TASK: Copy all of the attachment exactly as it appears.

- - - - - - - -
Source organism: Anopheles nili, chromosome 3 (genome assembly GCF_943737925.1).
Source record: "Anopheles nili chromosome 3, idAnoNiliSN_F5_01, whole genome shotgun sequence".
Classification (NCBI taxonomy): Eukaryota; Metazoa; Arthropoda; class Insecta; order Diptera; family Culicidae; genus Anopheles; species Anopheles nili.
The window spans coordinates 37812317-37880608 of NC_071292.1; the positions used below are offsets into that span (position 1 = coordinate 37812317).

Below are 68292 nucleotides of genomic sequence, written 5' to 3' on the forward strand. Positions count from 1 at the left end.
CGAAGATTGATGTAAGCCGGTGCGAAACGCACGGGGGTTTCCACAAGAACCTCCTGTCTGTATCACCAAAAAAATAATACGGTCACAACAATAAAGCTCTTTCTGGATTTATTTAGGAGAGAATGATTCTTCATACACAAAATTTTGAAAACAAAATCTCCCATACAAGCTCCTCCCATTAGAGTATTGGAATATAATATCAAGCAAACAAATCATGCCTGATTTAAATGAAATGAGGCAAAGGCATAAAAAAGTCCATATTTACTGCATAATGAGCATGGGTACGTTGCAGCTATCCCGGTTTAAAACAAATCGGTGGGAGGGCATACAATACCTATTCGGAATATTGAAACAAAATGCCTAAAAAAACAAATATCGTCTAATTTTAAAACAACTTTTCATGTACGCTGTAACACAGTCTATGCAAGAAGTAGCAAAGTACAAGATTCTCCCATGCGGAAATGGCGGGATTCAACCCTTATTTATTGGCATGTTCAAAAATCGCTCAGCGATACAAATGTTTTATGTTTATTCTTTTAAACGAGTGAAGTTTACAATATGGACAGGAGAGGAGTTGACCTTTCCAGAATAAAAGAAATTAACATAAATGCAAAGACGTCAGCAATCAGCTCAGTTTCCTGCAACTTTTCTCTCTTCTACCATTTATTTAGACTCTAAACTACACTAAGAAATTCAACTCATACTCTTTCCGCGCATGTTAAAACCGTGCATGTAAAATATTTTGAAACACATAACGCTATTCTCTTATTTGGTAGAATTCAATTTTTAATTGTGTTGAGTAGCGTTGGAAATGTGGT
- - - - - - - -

Source organism: Anopheles nili, chromosome 3 (genome assembly GCF_943737925.1).
Source record: "Anopheles nili chromosome 3, idAnoNiliSN_F5_01, whole genome shotgun sequence".
Classification (NCBI taxonomy): Eukaryota; Metazoa; Arthropoda; class Insecta; order Diptera; family Culicidae; genus Anopheles; species Anopheles nili.
The window spans coordinates 37812317-37880608 of NC_071292.1; the positions used below are offsets into that span (position 1 = coordinate 37812317).

Below are 68292 nucleotides of genomic sequence, written 5' to 3' on the forward strand. Positions count from 1 at the left end.
CGAAGATTGATGTAAGCCGGTGCGAAACGCACGGGGGTTTCCACAAGAACCTCCTGTCTGTATCACCAAAAAAATAATACGGTCACAACAATAAAGCTCTTTCTGGATTTATTTAGGAGAGAATGATTCTTCATACACAAAATTTTGAAAACAAAATCTCCCATACAAGCTCCTCCCATTAGAGTATTGGAATATAATATCAAGCAAACAAATCATGCCTGATTTAAATGAAATGAGGCAAAGGCATAAAAAAGTCCATATTTACTGCATAATGAGCATGGGTACGTTGCAGCTATCCCGGTTTAAAACAAATCGGTGGGAGGGCATACAATACCTATTCGGAATATTGAAACAAAATGCCTAAAAAAACAAATATCGTCTAATTTTAAAACAACTTTTCATGTACGCTGTAACACAGTCTATGCAAGAAGTAGCAAAGTACAAGATTCTCCCATGCGGAAATGGCGGGATTCAACCCTTATTTATTGGCATGTTCAAAAATCGCTCAGCGATACAAATGTTTTATGTTTATTCTTTTAAACGAGTGAAGTTTACAATATGGACAGGAGAGGAGTTGACCTTTCCAGAATAAAAGAAATTAACATAAATGCAAAGACGTCAGCAATCAGCTCAGTTTCCTGCAACTTTTCTCTCTTCTACCATTTATTTAGACTCTAAACTACACTAAGAAATTCAACTCATACTCTTTCCGCGCATGTTAAAACCGTGCATGTAAAATATTTTGAAACACATAACGCTATTCTCTTATTTGGTAGAATTCAATTTTTAATTGTGTTGAGTAGCGTTGGAAATGTGGT